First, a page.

view Documentation/block/switching-sched.txt @ 897:329ea0ccb344

balloon: try harder to balloon up under memory pressure.

Currently if the balloon driver is unable to increase the guest's
reservation it assumes the failure was due to reaching its full
allocation, gives up on the ballooning operation and records the limit
it reached as the "hard limit". The driver will not try again until
the target is set again (even to the same value).

However it is possible that ballooning has in fact failed due to
memory pressure in the host and therefore it is desirable to keep
attempting to reach the target in case memory becomes available. The
most likely scenario is that some guests are ballooning down while
others are ballooning up and therefore there is temporary memory
pressure while things stabilise. You would not expect a well behaved
toolstack to ask a domain to balloon to more than its allocation nor
would you expect it to deliberately over-commit memory by setting
balloon targets which exceed the total host memory.

This patch drops the concept of a hard limit and causes the balloon
driver to retry increasing the reservation on a timer in the same
manner as when decreasing the reservation.

Also if we partially succeed in increasing the reservation
(i.e. receive less pages than we asked for) then we may as well keep
those pages rather than returning them to Xen.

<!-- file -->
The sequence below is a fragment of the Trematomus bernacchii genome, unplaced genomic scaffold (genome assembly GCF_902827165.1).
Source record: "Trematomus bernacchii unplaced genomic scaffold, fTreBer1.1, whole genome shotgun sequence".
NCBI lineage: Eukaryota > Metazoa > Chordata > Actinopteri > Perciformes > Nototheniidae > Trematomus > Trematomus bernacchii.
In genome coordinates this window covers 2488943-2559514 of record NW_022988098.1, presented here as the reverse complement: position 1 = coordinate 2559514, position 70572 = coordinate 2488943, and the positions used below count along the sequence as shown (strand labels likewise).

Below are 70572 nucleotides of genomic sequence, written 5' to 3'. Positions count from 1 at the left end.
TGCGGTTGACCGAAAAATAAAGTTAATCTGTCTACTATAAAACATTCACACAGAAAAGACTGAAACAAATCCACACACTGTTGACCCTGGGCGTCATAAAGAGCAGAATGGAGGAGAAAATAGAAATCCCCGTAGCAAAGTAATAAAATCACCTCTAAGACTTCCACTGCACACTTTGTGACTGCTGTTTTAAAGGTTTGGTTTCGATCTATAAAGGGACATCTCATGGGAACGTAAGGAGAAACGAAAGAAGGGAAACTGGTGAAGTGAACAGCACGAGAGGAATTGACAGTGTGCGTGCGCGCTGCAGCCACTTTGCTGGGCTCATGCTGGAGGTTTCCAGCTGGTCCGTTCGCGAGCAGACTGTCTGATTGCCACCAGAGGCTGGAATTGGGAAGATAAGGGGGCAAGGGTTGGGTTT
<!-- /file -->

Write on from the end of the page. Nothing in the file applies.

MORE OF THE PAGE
Signed-off-by: Ian Campbell <ian.campbell@citrix.com>
author Keir Fraser <keir.fraser@citrix.com>
date Fri Jun 05 14:01:20 2009 +0100 (2009-06-05)
parents 831230e53067
line source
1 As of the Linux 2.6.10 kernel, it is now possible to change the
2 IO scheduler for a given block device on the fly (thus making it possible,
3 for instance, to set the CFQ scheduler for the system default, but
4 set a specific device to use the anticipatory or noop schedulers - which
5 can improve that device's throughput).
7 To set a specific scheduler, simply do this:
9 echo SCHEDNAME > /sys/block/DEV/queue/scheduler
11 where SCHEDNAME is the name of a defined IO scheduler, and DEV is the
12 device name (hda, hdb, sga, or whatever you happen to have).
14 The list of defined schedulers can be found by simply doing
15 a "cat /sys/block/DEV/queue/scheduler" - the list of valid names
16 will be displayed, with the currently selected scheduler in brackets:
18 # cat /sys/block/hda/queue/scheduler
19 noop anticipatory deadline [cfq]
20 # echo anticipatory > /sys/block/hda/queue/scheduler
21 # cat /sys/block/hda/queue/scheduler
22 noop [anticipatory] deadline cfq